The school is also seeing a big jump in its International Baccalaureate (IB) program enrollment, which comes with an increase in spending on the associated end-of-year exams, and the possible inclusion of money for the IB Middle Years Programme, if the organization approves Pierson’s participation.

“Based on the multiyear goals we’ve established in years past, this budget meets everything we’ve laid out for the foreseeable future,” Mr. Nichols said.

Barbara Bekermus, director of pupil personnel services, said she is planning for the possible launch of a second section of the self-contained special education class at Sag Harbor Elementary School, depending upon whether other school districts contract with the district to send students here. The cost of salary increases and the possible hiring of a new teacher will be partially offset by lower spending on supplies, textbooks, and out-of-district tuition for Sag Harbor students.

Athletic director Eric Bramoff said the athletics budget will increase by about $9,400, with money budgeted for more exercise equipment, more hours for the athletic trainer and a coach for the new junior varsity boys’ volleyball team.

School officials also put a $50,000 placeholder in the budget for the hiring of a communications consultant through the Board of Cooperative Educational Services. The position is intended as a part-time role for someone who would update the school website, send out timely email blasts and perform other tasks.

The school board is expected to formally adopt the budget on April 19 to put up for the public vote, which is on May 16.


During Monday’s board meeting, several people who feared for the future of the Sag Harbor Youth Advocacy and Resource Development (YARD) program spoke up in support of its preservation. YARD director Debbie Skinner has announced her retirement at the end of the school year.

“I am concerned that the after-school program might not be in the budget when Mrs. Skinner retires. I feel that it’s something you really have to think about,” Janet Grossman, a retired Pierson teacher and president of the Youth Resource Center, told the school board. “The kids really need decompression time. They need time to relax and be themselves. There is value in an unstructured program.”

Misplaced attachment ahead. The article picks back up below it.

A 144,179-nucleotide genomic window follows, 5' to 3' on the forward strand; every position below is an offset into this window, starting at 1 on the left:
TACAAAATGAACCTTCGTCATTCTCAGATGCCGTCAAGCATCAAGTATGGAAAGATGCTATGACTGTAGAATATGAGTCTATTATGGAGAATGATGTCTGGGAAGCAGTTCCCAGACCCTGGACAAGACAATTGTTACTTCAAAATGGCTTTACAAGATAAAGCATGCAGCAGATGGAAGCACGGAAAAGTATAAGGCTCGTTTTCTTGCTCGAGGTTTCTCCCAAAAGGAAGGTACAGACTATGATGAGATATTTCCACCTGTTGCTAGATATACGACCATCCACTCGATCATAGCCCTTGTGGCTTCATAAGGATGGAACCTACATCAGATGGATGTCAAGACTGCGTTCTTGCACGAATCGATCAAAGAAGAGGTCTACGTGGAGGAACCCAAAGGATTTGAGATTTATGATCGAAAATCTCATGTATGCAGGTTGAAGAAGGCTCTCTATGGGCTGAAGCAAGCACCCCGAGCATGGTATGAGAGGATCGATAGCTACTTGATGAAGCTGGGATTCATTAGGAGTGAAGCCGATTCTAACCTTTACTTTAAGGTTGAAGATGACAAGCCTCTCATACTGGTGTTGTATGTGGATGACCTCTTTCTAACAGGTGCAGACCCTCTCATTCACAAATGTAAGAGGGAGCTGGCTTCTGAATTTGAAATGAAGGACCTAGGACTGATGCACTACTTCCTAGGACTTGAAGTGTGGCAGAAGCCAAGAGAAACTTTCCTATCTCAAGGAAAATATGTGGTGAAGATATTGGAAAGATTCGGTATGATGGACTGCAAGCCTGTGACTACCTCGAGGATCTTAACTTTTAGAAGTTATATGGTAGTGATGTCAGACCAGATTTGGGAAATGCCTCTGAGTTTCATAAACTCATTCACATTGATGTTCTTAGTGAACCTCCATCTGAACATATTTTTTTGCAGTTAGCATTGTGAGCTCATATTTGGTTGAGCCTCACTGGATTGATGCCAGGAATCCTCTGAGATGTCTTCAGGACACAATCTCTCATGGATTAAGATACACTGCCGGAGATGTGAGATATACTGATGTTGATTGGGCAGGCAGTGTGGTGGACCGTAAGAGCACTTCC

She said an average of 83 students per day used the program between October and February.

“The students who are here until five o’clock are the younger ones. Without an organized program, what will they be doing?” said Michelle Wilks, the project coordinator for SAFE in Sag Harbor. “Will they be going home to an empty house? … We really encourage the growth of summer and after school programs, not the elimination.”

Ms. Graves responded to say the district has yet to make a decision about the YARD program, since it had only been about a week since administrators had learned of Ms. Skinner’s retirement plans.

“I don’t want anyone to have the idea that this is something the board is not thoughtful about, but they did want to look to their professional administrators to get their recommendations, so that’s why we’re not giving you any feedback tonight,” Ms. Graves said.


The school district is also working on a plan to establish a lunch program at Sag Harbor Elementary School, Ms. Buscemi said Monday.

The district is budgeting $15,000 to launch a program that would expand the school’s current pizza day each week to include a two- or three-day-per-week system in which cold food items such as sandwiches, fruits and vegetables would be offered for students to buy.

“We’d start really slow,” Ms. Buscemi said. “Right now, it’s a matter of transporting and what’s available. Cold lunch items, boxed lunches – we’re not looking to offer anything hot at this point.”

School board members requested further details at a future meeting and suggested surveying parents.